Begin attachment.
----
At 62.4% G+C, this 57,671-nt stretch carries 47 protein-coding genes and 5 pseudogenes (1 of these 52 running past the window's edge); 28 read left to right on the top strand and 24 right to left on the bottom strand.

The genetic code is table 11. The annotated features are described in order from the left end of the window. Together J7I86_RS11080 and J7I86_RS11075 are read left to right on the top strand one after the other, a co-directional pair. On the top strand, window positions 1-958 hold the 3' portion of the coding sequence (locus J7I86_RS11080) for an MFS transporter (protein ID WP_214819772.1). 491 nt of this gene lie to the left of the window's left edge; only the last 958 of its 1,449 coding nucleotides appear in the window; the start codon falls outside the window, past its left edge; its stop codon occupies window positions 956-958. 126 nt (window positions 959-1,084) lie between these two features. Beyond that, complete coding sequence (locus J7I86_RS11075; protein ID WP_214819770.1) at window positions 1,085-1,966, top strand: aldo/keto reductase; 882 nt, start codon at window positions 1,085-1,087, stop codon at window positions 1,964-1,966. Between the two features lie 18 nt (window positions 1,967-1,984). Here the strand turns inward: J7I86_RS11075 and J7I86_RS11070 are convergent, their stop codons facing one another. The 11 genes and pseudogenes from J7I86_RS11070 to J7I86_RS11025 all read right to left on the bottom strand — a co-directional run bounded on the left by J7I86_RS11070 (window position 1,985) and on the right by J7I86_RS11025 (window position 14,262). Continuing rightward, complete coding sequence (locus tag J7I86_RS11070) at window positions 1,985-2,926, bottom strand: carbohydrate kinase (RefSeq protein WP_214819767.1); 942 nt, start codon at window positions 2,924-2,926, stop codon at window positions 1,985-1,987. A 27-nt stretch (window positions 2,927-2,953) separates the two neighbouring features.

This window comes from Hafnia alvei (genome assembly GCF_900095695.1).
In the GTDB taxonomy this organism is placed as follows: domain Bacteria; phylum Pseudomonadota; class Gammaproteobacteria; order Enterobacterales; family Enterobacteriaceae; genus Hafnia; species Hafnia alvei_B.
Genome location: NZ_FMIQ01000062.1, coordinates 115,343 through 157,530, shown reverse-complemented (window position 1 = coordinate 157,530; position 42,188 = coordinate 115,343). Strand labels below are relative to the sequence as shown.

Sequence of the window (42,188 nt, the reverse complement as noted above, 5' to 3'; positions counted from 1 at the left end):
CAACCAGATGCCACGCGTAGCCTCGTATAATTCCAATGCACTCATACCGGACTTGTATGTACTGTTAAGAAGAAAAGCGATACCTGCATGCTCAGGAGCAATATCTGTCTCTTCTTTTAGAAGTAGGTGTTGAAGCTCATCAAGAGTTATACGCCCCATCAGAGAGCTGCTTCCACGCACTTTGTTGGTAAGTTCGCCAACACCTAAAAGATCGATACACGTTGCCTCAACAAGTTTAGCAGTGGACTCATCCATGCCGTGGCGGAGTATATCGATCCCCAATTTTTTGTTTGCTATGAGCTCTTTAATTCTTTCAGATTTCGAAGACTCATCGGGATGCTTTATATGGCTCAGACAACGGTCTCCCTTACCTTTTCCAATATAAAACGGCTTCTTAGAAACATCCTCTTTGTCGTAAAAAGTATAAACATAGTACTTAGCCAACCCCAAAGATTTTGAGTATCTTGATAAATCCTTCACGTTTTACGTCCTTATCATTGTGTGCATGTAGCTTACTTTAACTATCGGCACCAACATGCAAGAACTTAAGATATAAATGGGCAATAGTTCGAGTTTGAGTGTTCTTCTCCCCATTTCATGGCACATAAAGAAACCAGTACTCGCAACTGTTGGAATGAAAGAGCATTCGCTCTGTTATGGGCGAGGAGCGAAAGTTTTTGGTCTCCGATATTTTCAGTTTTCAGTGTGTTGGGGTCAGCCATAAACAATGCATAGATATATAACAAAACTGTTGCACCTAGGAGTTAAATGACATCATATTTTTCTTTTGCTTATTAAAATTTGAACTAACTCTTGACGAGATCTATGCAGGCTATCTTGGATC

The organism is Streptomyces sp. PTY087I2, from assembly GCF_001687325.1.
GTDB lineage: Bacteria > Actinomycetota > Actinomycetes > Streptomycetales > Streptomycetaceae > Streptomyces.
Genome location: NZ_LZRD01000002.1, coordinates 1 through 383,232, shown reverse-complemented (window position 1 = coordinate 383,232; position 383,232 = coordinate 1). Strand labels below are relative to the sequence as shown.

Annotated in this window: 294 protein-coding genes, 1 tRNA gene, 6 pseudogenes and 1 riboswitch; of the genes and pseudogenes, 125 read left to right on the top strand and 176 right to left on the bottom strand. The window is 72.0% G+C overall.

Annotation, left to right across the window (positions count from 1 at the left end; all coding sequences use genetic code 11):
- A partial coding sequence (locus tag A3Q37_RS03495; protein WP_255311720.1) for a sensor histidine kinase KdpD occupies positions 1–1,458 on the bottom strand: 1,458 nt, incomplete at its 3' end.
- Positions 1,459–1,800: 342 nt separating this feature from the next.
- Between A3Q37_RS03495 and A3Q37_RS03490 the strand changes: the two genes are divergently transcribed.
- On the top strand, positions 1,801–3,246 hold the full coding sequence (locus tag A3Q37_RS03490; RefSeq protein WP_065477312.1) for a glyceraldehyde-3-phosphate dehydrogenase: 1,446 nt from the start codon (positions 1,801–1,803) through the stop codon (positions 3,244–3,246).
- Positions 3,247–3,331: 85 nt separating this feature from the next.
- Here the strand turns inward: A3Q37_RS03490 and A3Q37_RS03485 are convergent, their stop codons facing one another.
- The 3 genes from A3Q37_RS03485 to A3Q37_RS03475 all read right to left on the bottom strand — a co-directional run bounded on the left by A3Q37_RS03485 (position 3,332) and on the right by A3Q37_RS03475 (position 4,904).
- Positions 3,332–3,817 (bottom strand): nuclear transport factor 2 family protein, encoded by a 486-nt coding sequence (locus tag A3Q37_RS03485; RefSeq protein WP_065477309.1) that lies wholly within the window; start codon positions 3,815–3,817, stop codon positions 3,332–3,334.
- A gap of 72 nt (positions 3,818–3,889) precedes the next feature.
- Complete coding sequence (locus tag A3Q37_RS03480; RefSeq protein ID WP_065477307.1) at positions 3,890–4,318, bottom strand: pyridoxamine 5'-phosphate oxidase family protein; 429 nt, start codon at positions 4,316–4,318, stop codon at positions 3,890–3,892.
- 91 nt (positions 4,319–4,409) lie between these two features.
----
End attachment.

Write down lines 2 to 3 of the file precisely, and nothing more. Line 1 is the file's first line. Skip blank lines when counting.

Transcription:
The genetic code is table 11. The annotated features are described in order from the left end of the window. Together J7I86_RS11080 and J7I86_RS11075 are read left to right on the top strand one after the other, a co-directional pair. On the top strand, window positions 1-958 hold the 3' portion of the coding sequence (locus J7I86_RS11080) for an MFS transporter (protein ID WP_214819772.1). 491 nt of this gene lie to the left of the window's left edge; only the last 958 of its 1,449 coding nucleotides appear in the window; the start codon falls outside the window, past its left edge; its stop codon occupies window positions 956-958. 126 nt (window positions 959-1,084) lie between these two features. Beyond that, complete coding sequence (locus J7I86_RS11075; protein ID WP_214819770.1) at window positions 1,085-1,966, top strand: aldo/keto reductase; 882 nt, start codon at window positions 1,085-1,087, stop codon at window positions 1,964-1,966. Between the two features lie 18 nt (window positions 1,967-1,984). Here the strand turns inward: J7I86_RS11075 and J7I86_RS11070 are convergent, their stop codons facing one another. The 11 genes and pseudogenes from J7I86_RS11070 to J7I86_RS11025 all read right to left on the bottom strand — a co-directional run bounded on the left by J7I86_RS11070 (window position 1,985) and on the right by J7I86_RS11025 (window position 14,262). Continuing rightward, complete coding sequence (locus tag J7I86_RS11070) at window positions 1,985-2,926, bottom strand: carbohydrate kinase (RefSeq protein WP_214819767.1); 942 nt, start codon at window positions 2,924-2,926, stop codon at window positions 1,985-1,987. A 27-nt stretch (window positions 2,927-2,953) separates the two neighbouring features.

This window comes from Hafnia alvei (genome assembly GCF_900095695.1).